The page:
Turner Prize nominee Jake Chapman has attacked London's Tate Modern and Saatchi galleries in a TV interview, according to reports.
Jake Champan is nominated for this year's Turner Prize
Chapman, favourite for the Turner with brother Dinos, told Channel 4's Arts Show that Tate Modern was "a momument to absolute cultural saturation".
He also said Charles Saatchi's London gallery was "an expression of one man's ownership."
Tate director Sir Nicholas Serota also leads the Turner Prize's judges.
Chapman said: "You can see things at both the Saatchi and Tate Modern which are bending, swerving towards a kind of lowest common denominator which could have a very negative effect on the production of art itself."
He said Tate Modern, housed in a former power station by the River Thames, was "about parasitically adopting this old turbine factory so even from the outside it's demonstrating the shift from industrialisation to this kind of leisure time culture".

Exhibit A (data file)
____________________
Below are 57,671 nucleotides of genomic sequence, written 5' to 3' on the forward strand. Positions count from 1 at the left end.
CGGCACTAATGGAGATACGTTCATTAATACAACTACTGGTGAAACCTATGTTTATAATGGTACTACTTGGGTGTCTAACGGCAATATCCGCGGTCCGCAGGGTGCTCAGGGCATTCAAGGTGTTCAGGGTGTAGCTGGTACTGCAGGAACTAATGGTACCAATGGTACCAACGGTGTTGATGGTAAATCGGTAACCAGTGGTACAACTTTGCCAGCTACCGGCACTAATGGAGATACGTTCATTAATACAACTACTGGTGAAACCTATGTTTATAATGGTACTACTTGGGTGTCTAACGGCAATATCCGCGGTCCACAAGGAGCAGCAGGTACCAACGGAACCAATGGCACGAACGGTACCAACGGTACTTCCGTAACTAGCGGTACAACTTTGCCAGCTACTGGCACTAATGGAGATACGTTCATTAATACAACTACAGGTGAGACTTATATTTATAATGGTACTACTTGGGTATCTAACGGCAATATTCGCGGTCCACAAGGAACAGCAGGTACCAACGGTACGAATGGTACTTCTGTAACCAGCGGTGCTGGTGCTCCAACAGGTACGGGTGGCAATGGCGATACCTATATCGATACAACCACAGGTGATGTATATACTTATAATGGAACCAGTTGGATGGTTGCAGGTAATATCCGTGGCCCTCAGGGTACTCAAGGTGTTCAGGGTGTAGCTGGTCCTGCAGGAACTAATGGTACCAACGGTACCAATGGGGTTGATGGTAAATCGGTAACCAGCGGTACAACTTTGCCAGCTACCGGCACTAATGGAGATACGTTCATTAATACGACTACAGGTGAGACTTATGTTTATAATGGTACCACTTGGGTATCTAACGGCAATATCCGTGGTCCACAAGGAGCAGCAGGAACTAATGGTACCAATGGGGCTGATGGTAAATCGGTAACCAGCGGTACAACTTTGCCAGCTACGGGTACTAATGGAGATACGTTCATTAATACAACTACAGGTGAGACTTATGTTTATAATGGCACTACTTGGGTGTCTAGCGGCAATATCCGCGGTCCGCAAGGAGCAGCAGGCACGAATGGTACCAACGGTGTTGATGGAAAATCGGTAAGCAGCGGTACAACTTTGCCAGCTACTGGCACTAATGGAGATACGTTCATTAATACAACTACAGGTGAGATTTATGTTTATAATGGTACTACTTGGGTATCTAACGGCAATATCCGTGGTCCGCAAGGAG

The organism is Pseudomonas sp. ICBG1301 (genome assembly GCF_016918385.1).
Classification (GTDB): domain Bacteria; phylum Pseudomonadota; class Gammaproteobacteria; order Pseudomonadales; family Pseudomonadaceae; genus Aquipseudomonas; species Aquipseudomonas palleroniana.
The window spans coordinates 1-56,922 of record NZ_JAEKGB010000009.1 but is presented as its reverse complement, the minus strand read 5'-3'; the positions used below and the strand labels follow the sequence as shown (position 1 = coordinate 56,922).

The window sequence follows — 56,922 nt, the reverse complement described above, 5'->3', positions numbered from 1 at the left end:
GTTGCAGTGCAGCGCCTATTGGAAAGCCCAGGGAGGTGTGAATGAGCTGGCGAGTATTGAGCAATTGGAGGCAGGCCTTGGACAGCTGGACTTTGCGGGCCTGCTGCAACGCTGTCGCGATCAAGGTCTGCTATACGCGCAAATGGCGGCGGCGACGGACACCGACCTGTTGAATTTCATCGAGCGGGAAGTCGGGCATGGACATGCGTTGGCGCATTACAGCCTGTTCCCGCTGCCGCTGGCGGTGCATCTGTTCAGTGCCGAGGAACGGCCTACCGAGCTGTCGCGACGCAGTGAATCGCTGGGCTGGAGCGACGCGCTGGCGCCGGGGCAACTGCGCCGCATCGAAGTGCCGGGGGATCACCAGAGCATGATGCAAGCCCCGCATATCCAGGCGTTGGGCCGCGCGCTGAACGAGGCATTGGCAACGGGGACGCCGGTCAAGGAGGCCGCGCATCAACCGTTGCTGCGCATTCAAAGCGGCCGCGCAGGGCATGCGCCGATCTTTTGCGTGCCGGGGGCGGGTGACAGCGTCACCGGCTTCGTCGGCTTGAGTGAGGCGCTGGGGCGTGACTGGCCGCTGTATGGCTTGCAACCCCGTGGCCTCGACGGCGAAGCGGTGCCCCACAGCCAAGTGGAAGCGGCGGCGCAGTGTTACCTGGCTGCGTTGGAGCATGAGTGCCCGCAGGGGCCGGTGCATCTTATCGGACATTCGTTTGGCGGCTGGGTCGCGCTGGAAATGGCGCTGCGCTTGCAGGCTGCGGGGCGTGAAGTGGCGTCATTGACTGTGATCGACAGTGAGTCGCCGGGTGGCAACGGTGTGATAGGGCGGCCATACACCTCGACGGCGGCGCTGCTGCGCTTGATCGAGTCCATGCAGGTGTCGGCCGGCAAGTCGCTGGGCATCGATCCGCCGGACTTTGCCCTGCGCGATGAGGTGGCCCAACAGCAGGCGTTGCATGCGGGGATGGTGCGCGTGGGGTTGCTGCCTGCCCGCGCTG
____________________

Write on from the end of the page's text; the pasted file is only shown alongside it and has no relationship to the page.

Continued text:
Chapman told the programme, due to air on 14 November, that the size of the building sent the wrong message.
"You feel very small in the face of the magnitude of this cathedral - this is important, this is a sacred place," he said.
"Things that are sacred aren't questioned, and that's the problem."
Chapman added "the idea of just ramming people up escalators" meant he would "rather go to Alton Towers and go on a theme park ride than look at some Rothko paintings".
The Chapman brothers' Sex is in the Turner exhibition
The Chapman brothers' work currently features in its sister gallery, Tate Britain, along with other Turner nominees.
It includes a statue of a naked couple in a sex act, called Death, and a sculpture of bodies being eaten by maggots, called Sex.
He also said Charles Saatchi's new gallery at County Hall, which is showing an exhibition of the Chapmans' work, tried to "soften the blow for people who may be unfamiliar with the notion a work of art should not necessarily be pleasurable".
Chapman added the modern art collector should exhibit his entire collection, so it was "completely like a junk shop".
A Tate spokesman told The Observer newspaper that Chapman was "entitled to his view".
"The Turner Prize nominees are judged on their work rather than any comments made to the media," he added.